Bluebell Wood


There is a narrow and winding dirt path which leads through the lower part of the woods. At this time of the year there is enchantment in the form of a lush carpet of bluebells.


Bluebell Hyacinthoides non-scripta

© Peter Hillman ♦ 23rd April 2020 ♦ Local woods, Staffordshire ♦ Nikon D7200


WordPress GDPR?

Does anybody out there know how this will, if it will effect small non-profit hobby bloggers like myself and others out there who just enjoy sharing their hobby and making good friends here on WordPress? This will come into effect this 25th May, and some of you may not be aware of it yet or its consequences. It all appears pretty vague out there, and my first thoughts were that this affected business websites, not free plan like this one. There appears to be no clear line who is affected, and some small bloggers are worried about having contact forms, subscriptions via email, IP address collection and even comments boxes. It appears some may even be closing their blogs because of the uncertainty and fear they may be inadvertently breaking this new legislation.

Today is the first I have heard about this ‘General Data Protection Regulation’, which will be new European legislation on how personal data is collected and stored via our blogs. I know big business do this, with cookies etc, but have we got to be wary of this as hobby bloggers? Looking through some of the threads we may be individually responsible for how we collect and process personal data, but it appears to be not a straight forward as it may appear? Apparently we should add an EU cookie law widget too, to comply with cookie law?

I tried WordPress.com help forum here, but others appear just as confused: https://en.forums.wordpress.com/topic/gdpr/ and here https://en.forums.wordpress.com/search/gdpr/

I believe a new WordPress update is due soon which may make this clearer, but the 25th is only next week. Meanwhile here are some more bluebells from the wood … Pete

 

Bluebells

Life Moves On

Bluebells

The bough of the Alder has fallen across the woodland path, sounding the death knell of this aged tree. Yet where death goes, life follows and flourishes, life moves on.

May 2018, local wood carpeted with Bluebells, Staffordshire, England. © Pete Hillman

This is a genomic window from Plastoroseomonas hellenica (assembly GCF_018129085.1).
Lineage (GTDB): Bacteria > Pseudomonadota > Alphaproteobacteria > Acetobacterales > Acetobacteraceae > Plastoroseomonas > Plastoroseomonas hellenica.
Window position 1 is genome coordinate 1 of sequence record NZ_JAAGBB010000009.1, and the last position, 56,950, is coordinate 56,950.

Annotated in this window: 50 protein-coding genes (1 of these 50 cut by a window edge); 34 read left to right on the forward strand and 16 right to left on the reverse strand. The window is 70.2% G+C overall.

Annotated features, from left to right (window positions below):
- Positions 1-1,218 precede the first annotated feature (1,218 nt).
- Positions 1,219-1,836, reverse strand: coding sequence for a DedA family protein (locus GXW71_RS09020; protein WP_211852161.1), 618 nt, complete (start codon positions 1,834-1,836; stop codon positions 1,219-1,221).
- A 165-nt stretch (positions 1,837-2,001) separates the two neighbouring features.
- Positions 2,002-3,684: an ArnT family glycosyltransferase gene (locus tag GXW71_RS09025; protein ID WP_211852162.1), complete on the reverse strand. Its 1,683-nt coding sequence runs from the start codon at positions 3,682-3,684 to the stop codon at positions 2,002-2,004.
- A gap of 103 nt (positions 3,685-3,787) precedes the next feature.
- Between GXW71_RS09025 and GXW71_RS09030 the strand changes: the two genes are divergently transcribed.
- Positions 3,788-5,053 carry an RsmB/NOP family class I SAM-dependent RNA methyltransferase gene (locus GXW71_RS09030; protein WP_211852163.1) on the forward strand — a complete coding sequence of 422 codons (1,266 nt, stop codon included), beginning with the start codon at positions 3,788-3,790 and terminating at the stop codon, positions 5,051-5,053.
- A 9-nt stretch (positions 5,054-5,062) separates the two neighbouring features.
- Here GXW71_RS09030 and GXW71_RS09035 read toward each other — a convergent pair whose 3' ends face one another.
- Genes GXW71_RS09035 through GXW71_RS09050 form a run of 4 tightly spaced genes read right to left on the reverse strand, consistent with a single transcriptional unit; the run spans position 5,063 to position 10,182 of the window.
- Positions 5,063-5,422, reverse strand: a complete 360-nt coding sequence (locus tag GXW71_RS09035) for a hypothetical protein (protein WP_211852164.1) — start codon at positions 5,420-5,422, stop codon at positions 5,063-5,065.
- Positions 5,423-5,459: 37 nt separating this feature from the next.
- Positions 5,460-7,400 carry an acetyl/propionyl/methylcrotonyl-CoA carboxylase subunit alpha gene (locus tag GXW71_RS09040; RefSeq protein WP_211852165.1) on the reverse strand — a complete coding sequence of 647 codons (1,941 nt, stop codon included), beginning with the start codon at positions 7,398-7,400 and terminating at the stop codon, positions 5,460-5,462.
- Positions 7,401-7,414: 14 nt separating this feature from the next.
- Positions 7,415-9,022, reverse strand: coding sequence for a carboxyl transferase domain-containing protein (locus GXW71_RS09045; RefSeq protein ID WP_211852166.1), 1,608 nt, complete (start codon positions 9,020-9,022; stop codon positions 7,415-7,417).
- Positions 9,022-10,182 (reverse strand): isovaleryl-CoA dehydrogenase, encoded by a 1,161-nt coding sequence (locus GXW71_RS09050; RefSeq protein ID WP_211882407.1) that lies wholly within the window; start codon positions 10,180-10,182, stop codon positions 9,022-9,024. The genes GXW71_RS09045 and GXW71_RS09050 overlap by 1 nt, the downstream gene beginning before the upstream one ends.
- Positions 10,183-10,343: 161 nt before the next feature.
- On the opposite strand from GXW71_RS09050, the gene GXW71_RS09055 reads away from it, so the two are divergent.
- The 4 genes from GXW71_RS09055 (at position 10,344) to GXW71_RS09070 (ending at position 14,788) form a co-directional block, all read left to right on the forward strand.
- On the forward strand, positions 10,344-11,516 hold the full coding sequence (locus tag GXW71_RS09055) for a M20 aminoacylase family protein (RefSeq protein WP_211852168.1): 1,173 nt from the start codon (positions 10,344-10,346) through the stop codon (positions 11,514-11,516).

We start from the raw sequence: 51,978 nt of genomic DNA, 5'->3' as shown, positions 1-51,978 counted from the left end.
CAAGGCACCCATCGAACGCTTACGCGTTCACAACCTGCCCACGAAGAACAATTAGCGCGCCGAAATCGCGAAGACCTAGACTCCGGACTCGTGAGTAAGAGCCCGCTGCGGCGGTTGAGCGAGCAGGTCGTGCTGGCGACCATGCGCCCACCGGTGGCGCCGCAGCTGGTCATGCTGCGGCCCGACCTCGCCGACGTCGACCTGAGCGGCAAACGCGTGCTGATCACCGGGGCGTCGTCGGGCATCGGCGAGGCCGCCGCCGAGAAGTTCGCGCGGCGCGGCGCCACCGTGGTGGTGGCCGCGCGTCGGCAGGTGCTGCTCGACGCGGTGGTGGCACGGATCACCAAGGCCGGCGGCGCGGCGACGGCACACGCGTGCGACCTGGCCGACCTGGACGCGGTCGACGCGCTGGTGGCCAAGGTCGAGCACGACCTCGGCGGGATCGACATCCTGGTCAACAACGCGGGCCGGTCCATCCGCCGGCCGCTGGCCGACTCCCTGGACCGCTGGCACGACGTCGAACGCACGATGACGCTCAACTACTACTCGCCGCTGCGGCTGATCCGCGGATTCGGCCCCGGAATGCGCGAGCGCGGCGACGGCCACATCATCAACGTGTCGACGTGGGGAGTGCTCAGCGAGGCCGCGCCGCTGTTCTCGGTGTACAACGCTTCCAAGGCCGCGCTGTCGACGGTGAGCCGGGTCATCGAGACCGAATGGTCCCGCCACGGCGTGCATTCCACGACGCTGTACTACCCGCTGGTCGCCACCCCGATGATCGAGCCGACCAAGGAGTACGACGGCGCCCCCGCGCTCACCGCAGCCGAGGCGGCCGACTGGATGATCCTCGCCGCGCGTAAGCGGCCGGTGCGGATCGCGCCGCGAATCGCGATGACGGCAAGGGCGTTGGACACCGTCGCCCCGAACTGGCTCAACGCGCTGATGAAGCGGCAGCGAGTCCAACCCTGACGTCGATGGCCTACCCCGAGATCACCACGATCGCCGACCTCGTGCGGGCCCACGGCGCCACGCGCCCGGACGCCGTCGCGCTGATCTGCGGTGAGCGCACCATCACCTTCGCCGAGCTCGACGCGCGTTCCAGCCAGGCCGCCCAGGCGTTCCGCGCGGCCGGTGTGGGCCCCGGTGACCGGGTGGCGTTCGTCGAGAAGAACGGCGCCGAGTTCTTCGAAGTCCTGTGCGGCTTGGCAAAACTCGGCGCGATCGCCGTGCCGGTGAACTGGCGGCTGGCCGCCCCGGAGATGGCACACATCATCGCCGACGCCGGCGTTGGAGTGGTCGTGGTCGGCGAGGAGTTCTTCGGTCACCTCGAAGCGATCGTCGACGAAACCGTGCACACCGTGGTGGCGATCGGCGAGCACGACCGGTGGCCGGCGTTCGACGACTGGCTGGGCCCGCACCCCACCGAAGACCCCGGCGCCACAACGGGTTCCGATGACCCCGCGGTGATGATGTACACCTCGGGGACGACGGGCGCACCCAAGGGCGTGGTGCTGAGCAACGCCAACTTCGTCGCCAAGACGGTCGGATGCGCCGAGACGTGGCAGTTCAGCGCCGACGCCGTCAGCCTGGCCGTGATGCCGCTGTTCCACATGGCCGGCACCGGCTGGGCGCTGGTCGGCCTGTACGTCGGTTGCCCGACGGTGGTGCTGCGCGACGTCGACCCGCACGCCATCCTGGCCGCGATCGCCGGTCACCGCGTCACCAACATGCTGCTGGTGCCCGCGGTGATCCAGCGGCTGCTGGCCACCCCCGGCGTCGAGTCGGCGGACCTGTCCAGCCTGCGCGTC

Bluebells And The Birch

Bluebells

Another of my encounters on my walk through the local wood this morning. Along a narrow dirt path on the edge of the wood were carpets of bluebells. Passing one of my favourite trees, an established Silver Birch, I thought the sunlight was so beautiful through the trees as it illuminated hundreds of tiny bell-shaped blue petals.

May 2018, local wood, Staffordshire, England. © Pete Hillman

Budding Bluebells

Bluebell Hyacinthoides non-scripta

Bluebell (Hyacinthoides non-scripta), rear garden, Staffordshire, England. April 2017.

Bluebell

Hyacinthoides non-scripta

Bluebell (Hyacinthoides non-scripta)

I know these are a little early, but this is for one of my blogger friends here, Arkenaten, who hasn’t seen a photo of one in years.

Also called ‘Wild Hyacinth’, ‘Wood Bell’, ‘Fairy Flower’, and ‘Bell Bottom, Bluebells form dense carpets of violet-blue flowers in woodland. The nodding, bell-shaped flowers have 6 recurved lobes at the mouth, and have yellow stamens. Flowers can occasionally be pink or white. Each flowering stem bends downwards and has 4-16 sweetly scented flowers along one side.The flowers grow from a bulb along with narrow, glossy green leaves. The Bluebell is easily confused with the Spanish Bluebell (Hyacinthoides hispanica), and the hybrid between the two Hyacinthoides × massartiana. Plant height 20 to 50cm. Flower size 1.5 to 2cm long.

Bluebell (Hyacinthoides non-scripta)

It flowers April to June, and is found in deciduous woodland and scrub, hedgerows, and on sea cliffs. A native species, common and widespread throughout.

Bluebell (Hyacinthoides non-scripta)

Bluebells provide many butterflies, bees, flies and other insects with a rich source of nectar. The Wildlife and Countryside Act (1981) prohibits landowners from removing Bluebells from their land for sale, and prohibits anyone from digging them up from the countryside. It is estimated that between 25-50% of all the world’s Bluebells are found in Britain, where they reach their greatest density.

Photograph of Bluebell (Hyacinthoides non-scripta), taken in May 2014, local wood, Staffordshire. © Pete Hillman 2014. Camera used Nikon D3200, with Sigma 105mm macro lens.